Wyoming Lawmakers Reach Budget Compromise, But Issues Remain
Senate Appropriations Chair Bruce Burns gave Senators an overview of the compromise on Thursday.
School funding is being treated as a separate issue, as is capital construction for state buildings. Money for education has been taken out of the budget and is being addressed through House Bill 140, which has yet to be finalized.
That leaves the overall budget picture somewhat murky.
When Sen. Burns was asked by Sen. Charles Scott [R-Natrona County] what impact the proposed budget would have on a looming budget deficit, he admitted ''I don't know." The Sheridan Senator said that besides the fact that the dollar figures included in the compromise were still being added up, the fact that the issues of education funding and capital construction were not yet resolved made it impossible to determine exactly where the state stands for the biennium at this point.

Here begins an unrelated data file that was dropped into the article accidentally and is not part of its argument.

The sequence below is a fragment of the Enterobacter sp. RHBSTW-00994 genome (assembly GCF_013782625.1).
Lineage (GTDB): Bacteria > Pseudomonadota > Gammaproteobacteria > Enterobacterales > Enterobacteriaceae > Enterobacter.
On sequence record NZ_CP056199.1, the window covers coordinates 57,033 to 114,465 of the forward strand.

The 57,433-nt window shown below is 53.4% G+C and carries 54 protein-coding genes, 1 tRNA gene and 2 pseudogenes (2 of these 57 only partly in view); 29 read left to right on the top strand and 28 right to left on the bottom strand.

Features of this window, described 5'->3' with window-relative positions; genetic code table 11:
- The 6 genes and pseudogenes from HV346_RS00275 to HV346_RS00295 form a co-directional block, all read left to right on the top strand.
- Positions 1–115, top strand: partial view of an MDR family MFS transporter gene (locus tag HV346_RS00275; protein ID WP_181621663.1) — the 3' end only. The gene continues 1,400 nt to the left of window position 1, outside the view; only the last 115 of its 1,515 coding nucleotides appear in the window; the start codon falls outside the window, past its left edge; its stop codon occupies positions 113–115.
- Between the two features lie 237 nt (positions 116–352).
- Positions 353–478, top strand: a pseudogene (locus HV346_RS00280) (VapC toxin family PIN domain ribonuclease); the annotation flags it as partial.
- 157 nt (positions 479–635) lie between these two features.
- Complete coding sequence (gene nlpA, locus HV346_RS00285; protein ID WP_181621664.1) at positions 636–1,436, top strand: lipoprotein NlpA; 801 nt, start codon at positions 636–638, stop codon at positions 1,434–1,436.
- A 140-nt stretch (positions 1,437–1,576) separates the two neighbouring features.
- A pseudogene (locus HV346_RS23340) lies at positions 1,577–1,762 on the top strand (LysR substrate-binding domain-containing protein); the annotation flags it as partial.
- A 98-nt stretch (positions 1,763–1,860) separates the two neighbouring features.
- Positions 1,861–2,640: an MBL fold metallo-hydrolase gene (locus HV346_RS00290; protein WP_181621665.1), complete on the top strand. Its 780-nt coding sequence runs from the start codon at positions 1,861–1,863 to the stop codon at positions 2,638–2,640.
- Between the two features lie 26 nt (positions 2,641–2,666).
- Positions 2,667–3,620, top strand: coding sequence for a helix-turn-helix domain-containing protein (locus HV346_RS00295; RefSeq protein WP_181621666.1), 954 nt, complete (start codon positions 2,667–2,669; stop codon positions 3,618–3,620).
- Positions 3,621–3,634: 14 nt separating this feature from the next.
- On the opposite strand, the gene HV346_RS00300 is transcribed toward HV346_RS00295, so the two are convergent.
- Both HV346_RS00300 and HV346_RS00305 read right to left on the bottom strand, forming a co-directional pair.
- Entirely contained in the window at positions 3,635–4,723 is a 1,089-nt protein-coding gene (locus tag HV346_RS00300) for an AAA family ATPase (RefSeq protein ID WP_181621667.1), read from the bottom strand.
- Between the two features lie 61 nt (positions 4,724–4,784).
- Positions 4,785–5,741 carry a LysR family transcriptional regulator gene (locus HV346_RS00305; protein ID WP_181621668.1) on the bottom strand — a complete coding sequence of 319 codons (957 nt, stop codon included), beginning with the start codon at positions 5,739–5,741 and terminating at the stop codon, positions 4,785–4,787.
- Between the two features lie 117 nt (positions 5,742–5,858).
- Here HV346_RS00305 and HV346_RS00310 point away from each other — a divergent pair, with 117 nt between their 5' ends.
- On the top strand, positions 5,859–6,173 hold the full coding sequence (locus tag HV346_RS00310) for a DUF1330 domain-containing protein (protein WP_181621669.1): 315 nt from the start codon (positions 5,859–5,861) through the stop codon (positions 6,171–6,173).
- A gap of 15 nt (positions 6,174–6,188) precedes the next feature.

But with the education funding issue set aside, for the time being, lawmakers can move ahead on the rest of the budget. The legislature was originally scheduled to end no later than Saturday.
Legislative leaders have the option of either extending the session into next week, or calling for a special session at some point, or both.
Under Wyoming law the governor has line-item veto power, so he can veto specific items without nixing the entire budget.
Laramie County got a bit of good news in the compromise budget, as it includes money for a new Carey Junior High School. The Senate had taken that funding out of its budget proposal, but the House budget included it, and the project was accepted into the compromise plan.